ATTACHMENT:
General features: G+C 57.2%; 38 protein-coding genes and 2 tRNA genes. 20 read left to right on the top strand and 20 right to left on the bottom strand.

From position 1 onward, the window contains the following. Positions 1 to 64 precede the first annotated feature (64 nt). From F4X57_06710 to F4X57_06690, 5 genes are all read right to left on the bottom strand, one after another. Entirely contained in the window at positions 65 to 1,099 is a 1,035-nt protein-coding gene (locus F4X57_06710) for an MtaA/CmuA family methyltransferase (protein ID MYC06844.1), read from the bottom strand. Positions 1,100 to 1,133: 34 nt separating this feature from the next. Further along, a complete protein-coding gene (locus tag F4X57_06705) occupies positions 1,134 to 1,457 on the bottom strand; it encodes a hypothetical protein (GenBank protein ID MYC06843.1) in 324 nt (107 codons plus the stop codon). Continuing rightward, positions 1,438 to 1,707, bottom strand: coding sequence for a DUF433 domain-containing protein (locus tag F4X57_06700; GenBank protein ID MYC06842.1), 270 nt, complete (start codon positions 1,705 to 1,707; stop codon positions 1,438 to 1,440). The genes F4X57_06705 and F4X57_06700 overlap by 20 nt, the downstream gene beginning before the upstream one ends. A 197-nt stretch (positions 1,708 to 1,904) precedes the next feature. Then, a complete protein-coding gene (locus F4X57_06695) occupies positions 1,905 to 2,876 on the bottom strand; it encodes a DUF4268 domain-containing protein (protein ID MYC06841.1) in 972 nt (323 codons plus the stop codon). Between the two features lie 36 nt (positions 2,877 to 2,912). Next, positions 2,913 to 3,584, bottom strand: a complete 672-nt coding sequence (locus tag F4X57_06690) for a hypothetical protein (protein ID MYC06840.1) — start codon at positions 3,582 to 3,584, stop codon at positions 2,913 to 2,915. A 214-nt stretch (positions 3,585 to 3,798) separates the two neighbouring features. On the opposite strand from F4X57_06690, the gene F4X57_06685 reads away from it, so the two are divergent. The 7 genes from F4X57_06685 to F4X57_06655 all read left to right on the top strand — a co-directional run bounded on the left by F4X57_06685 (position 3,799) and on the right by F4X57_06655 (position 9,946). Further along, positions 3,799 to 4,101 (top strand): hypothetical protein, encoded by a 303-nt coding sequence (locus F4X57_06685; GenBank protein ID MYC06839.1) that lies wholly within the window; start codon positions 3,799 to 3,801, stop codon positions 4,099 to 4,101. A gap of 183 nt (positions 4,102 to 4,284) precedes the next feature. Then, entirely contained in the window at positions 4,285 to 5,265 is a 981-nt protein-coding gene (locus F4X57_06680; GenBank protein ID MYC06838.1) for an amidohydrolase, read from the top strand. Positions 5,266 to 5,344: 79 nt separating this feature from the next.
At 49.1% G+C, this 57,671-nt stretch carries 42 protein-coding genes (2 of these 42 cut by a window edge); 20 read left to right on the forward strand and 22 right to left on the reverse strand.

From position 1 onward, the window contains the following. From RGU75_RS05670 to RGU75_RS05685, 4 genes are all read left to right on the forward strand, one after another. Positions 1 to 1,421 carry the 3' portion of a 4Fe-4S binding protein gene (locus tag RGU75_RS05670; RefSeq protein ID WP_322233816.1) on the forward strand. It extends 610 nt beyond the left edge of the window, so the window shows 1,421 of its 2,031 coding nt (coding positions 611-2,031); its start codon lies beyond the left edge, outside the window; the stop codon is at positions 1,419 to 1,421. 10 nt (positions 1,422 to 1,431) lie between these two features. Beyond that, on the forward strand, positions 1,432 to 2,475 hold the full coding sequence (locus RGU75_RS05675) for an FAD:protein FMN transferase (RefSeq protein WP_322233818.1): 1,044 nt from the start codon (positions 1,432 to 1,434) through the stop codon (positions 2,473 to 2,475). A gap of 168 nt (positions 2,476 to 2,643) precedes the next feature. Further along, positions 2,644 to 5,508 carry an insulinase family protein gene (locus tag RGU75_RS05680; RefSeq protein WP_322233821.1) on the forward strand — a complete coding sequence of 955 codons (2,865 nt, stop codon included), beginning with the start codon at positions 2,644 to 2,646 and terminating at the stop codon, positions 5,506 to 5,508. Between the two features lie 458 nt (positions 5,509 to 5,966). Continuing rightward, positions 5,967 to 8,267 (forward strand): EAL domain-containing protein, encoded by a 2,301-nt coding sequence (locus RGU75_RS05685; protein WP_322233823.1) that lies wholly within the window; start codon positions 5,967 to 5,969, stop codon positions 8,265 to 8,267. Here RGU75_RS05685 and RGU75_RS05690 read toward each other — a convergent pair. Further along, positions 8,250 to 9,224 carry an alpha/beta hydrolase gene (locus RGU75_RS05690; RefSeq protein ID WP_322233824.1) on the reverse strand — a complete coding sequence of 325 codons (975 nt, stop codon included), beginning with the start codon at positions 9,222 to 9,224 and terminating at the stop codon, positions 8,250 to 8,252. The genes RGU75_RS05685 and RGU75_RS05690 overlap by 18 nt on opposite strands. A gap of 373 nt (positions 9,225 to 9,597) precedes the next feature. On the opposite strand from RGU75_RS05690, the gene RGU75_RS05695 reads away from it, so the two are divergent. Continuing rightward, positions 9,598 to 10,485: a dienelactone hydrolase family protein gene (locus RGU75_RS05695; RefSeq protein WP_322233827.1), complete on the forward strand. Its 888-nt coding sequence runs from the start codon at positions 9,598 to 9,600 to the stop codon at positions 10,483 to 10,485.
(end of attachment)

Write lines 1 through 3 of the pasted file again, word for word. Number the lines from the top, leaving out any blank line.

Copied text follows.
General features: G+C 57.2%; 38 protein-coding genes and 2 tRNA genes. 20 read left to right on the top strand and 20 right to left on the bottom strand.

From position 1 onward, the window contains the following. Positions 1 to 64 precede the first annotated feature (64 nt). From F4X57_06710 to F4X57_06690, 5 genes are all read right to left on the bottom strand, one after another. Entirely contained in the window at positions 65 to 1,099 is a 1,035-nt protein-coding gene (locus F4X57_06710) for an MtaA/CmuA family methyltransferase (protein ID MYC06844.1), read from the bottom strand. Positions 1,100 to 1,133: 34 nt separating this feature from the next. Further along, a complete protein-coding gene (locus tag F4X57_06705) occupies positions 1,134 to 1,457 on the bottom strand; it encodes a hypothetical protein (GenBank protein ID MYC06843.1) in 324 nt (107 codons plus the stop codon). Continuing rightward, positions 1,438 to 1,707, bottom strand: coding sequence for a DUF433 domain-containing protein (locus tag F4X57_06700; GenBank protein ID MYC06842.1), 270 nt, complete (start codon positions 1,705 to 1,707; stop codon positions 1,438 to 1,440). The genes F4X57_06705 and F4X57_06700 overlap by 20 nt, the downstream gene beginning before the upstream one ends. A 197-nt stretch (positions 1,708 to 1,904) precedes the next feature. Then, a complete protein-coding gene (locus F4X57_06695) occupies positions 1,905 to 2,876 on the bottom strand; it encodes a DUF4268 domain-containing protein (protein ID MYC06841.1) in 972 nt (323 codons plus the stop codon). Between the two features lie 36 nt (positions 2,877 to 2,912). Next, positions 2,913 to 3,584, bottom strand: a complete 672-nt coding sequence (locus tag F4X57_06690) for a hypothetical protein (protein ID MYC06840.1) — start codon at positions 3,582 to 3,584, stop codon at positions 2,913 to 2,915. A 214-nt stretch (positions 3,585 to 3,798) separates the two neighbouring features. On the opposite strand from F4X57_06690, the gene F4X57_06685 reads away from it, so the two are divergent. The 7 genes from F4X57_06685 to F4X57_06655 all read left to right on the top strand — a co-directional run bounded on the left by F4X57_06685 (position 3,799) and on the right by F4X57_06655 (position 9,946). Further along, positions 3,799 to 4,101 (top strand): hypothetical protein, encoded by a 303-nt coding sequence (locus F4X57_06685; GenBank protein ID MYC06839.1) that lies wholly within the window; start codon positions 3,799 to 3,801, stop codon positions 4,099 to 4,101. A gap of 183 nt (positions 4,102 to 4,284) precedes the next feature. Then, entirely contained in the window at positions 4,285 to 5,265 is a 981-nt protein-coding gene (locus F4X57_06680; GenBank protein ID MYC06838.1) for an amidohydrolase, read from the top strand. Positions 5,266 to 5,344: 79 nt separating this feature from the next.
At 49.1% G+C, this 57,671-nt stretch carries 42 protein-coding genes (2 of these 42 cut by a window edge); 20 read left to right on the forward strand and 22 right to left on the reverse strand.